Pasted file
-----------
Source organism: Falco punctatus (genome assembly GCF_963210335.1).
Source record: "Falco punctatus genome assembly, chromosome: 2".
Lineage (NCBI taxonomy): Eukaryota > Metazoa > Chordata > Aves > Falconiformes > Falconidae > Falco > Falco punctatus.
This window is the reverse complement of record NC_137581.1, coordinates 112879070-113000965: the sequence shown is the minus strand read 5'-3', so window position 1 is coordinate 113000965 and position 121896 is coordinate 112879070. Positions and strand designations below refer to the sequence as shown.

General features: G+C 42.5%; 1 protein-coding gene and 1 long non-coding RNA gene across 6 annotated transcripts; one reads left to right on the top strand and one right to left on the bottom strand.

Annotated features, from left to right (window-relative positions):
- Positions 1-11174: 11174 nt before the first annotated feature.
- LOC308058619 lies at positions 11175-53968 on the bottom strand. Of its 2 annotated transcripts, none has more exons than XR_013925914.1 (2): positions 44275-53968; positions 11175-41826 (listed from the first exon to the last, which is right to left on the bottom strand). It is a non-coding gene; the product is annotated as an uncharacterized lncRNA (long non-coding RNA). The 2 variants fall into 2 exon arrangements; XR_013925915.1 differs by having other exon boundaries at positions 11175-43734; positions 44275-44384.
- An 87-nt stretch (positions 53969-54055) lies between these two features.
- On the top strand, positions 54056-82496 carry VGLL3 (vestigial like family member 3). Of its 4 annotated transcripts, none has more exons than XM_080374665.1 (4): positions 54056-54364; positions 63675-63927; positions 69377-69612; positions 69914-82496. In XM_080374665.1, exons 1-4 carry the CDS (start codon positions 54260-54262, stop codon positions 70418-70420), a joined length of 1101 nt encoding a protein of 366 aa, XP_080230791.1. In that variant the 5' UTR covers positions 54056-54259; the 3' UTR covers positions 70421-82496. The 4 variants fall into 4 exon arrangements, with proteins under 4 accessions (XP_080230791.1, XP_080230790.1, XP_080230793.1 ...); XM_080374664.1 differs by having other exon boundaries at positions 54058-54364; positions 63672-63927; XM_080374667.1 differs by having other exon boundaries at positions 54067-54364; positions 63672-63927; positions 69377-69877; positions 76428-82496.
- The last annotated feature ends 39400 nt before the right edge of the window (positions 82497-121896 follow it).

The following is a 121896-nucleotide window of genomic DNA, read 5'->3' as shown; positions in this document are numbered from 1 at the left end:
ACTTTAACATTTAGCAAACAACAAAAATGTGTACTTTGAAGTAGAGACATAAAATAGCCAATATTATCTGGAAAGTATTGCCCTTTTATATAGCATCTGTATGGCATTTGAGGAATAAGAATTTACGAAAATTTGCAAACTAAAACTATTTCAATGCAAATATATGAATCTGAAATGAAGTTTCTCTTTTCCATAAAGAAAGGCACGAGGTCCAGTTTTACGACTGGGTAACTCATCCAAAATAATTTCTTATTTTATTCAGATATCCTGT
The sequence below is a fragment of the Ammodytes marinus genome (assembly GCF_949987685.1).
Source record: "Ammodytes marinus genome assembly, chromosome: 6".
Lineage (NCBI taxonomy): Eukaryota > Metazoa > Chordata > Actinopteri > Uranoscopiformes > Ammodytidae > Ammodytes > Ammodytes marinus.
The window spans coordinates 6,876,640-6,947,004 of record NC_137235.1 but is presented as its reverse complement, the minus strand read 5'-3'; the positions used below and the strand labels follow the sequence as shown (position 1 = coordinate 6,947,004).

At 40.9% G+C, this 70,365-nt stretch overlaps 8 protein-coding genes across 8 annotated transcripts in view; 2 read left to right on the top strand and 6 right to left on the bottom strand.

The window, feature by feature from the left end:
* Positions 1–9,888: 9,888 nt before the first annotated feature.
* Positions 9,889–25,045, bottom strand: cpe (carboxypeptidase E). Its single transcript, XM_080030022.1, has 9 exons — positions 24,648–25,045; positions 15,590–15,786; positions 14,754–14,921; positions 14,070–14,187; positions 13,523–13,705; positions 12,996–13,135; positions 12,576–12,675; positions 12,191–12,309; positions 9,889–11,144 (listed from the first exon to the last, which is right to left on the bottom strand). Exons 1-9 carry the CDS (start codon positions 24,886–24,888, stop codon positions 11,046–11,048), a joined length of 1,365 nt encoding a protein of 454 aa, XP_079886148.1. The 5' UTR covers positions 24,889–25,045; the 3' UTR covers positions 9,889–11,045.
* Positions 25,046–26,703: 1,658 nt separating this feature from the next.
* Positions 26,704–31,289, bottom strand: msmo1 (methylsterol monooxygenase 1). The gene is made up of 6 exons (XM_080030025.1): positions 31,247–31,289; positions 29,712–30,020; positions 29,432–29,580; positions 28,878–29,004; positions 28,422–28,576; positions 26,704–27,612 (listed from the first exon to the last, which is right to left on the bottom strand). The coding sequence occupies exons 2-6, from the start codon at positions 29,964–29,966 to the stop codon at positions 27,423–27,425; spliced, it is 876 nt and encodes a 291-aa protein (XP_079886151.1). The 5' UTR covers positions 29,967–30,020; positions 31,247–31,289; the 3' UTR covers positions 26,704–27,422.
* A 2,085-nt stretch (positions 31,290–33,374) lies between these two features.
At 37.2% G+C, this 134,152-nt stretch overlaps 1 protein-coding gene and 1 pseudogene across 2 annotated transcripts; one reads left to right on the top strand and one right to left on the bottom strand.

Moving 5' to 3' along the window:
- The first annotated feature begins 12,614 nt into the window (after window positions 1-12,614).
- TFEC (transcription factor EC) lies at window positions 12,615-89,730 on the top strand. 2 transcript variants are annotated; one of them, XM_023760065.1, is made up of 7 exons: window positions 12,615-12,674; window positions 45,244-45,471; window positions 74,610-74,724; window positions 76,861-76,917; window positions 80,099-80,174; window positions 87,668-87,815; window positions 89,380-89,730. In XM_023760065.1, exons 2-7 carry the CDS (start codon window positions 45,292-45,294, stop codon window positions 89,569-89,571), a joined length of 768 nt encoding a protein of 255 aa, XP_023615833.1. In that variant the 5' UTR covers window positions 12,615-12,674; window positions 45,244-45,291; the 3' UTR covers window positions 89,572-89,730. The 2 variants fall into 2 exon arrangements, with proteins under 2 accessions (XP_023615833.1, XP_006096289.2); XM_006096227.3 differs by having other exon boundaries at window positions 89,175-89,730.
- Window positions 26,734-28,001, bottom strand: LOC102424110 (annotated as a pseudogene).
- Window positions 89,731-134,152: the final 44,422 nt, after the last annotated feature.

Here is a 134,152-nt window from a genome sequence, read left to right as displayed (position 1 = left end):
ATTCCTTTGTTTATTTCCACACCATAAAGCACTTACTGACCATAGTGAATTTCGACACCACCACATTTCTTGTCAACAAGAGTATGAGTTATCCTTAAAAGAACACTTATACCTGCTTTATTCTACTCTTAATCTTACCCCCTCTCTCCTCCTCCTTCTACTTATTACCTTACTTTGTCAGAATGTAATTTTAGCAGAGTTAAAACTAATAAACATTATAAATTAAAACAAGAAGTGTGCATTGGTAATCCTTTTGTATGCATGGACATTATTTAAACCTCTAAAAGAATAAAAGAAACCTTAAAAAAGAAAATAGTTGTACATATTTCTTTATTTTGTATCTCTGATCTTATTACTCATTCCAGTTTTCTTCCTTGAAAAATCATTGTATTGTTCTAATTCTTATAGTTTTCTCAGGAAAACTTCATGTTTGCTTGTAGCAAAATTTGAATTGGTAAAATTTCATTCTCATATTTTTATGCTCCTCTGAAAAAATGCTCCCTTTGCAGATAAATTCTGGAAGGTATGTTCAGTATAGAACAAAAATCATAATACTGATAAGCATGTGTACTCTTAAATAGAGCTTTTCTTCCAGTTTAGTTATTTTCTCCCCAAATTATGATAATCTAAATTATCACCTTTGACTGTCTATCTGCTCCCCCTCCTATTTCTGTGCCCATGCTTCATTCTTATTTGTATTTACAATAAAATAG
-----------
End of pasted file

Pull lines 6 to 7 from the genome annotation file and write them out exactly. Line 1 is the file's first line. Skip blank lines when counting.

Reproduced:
Annotated features, from left to right (window-relative positions):
- Positions 1-11174: 11174 nt before the first annotated feature.